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SL1002 - Introductory Linguistics and Phonetics

Credit points: 3
Year: 2012
Student Contribution Band: Band 2
Administered by: Sch Public Health,Trop Medicine&Rehabilitation Sc

This subject provides foundation knowledge about the form and use of language, upon which students will build in preparation for future applications in a range of disciplines. The subject material includes analysis of the grammar and forms of language, and analysis of speech sounds. Both theoretical knowledge and practical skills, including the use of the international phonetic alphabet to transcribe speech, will be developed. Modules on sociolinguistics and cultural issues includes discussion of language use generally, languages in Australia and the language and culture of Indigenous Australians.

Learning Outcomes

  • understand the nature and organisation of the lexicon of a language, and of the English lexicon in particular; demonstrate and apply knowledge and skills in analysis of the grammatical form of English words and utterances;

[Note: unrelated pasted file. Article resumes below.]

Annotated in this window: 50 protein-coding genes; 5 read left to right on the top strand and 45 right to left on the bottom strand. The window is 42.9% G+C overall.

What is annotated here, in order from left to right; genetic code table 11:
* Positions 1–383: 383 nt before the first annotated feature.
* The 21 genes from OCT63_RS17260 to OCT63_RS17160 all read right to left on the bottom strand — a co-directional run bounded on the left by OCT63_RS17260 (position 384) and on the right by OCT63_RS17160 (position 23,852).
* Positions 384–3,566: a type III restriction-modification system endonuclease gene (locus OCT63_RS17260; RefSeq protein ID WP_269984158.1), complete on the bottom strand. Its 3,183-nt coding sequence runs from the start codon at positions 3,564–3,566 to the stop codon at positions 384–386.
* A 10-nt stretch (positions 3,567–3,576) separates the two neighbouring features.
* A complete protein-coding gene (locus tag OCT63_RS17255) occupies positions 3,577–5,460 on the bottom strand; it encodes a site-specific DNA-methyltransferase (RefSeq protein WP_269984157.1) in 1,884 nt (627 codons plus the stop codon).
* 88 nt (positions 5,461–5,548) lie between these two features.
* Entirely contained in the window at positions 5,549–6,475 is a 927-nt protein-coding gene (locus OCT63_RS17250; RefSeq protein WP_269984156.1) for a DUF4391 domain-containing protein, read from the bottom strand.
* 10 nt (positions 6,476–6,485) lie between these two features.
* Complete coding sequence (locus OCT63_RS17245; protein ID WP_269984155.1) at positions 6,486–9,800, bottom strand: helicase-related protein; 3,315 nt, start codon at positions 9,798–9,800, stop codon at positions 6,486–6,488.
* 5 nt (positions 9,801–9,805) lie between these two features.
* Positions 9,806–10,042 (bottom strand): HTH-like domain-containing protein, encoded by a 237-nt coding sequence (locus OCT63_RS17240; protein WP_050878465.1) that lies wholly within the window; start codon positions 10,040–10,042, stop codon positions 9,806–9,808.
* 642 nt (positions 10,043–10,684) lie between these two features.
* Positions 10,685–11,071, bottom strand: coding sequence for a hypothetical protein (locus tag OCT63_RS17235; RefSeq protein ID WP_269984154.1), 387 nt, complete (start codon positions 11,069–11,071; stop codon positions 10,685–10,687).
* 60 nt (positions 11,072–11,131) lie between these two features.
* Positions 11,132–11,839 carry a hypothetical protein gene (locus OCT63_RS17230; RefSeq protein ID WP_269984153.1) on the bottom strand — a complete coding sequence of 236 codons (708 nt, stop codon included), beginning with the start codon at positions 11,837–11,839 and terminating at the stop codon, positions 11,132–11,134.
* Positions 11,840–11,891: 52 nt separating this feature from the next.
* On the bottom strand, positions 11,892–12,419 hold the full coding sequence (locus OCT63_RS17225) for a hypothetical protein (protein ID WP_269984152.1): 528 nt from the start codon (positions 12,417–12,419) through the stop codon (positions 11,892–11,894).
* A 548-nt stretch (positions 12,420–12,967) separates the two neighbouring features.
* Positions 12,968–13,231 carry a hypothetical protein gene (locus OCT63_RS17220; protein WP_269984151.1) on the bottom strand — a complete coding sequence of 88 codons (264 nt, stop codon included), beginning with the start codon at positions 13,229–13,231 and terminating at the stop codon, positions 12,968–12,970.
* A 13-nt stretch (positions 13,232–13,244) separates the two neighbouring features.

• describe the mechanisms involved in the articulation of speech sounds and spoken utterances; demonstrate the ability to transcribe speech sounds (both English and non English) at the phonetic level; apply an understanding of acoustic phonetics to the acoustic analysis of vowels;
  • appreciate the diversity of language in Australia (in respect of both number of languages and varieties of English); be able to describe many of the important linguistic and sociolinguistic features of these languages and varieties;
  • be aware of some important features of Indigenous Australian languages; appreciate some of the cultural differences between Indigenous and other Australians.

Graduate Qualities

  • The ability to adapt knowledge to new situations;
  • The ability to think critically, to analyse and evaluate claims, evidence and arguments, and to reason and deploy evidence clearly and logically;
  • The acquisition of coherent and disciplined sets of skills, knowledge, values and professional ethics from at least one discipline area;
  • The ability to reflect on and evaluate learning, and to learn independently in a self directed manner;
  • The ability to speak and write clearly, coherently and creatively;
  • The ability to work individually and independently.


Townsville, Study Period 1, Internal
Census Date 22-Mar-2012
Coordinator: <Person not found>
Lecturers: <Person not found>, <Person not found>.
Workload expectations:
  • 65 hours workshops/Seminars
Assessment: end of semester exam (30% - 40%); quizzes or tests (20% - 40%); assignments (30% - 40%); peer assessment (% - 20%).
Special Assessment Requirements: Students must pass the essential skills tests and the individual assessment component

Note: Minor variations might occur due to the continuous Subject quality improvement process, and in case of minor variation(s) in assessment details, the Subject Outline represents the latest official information.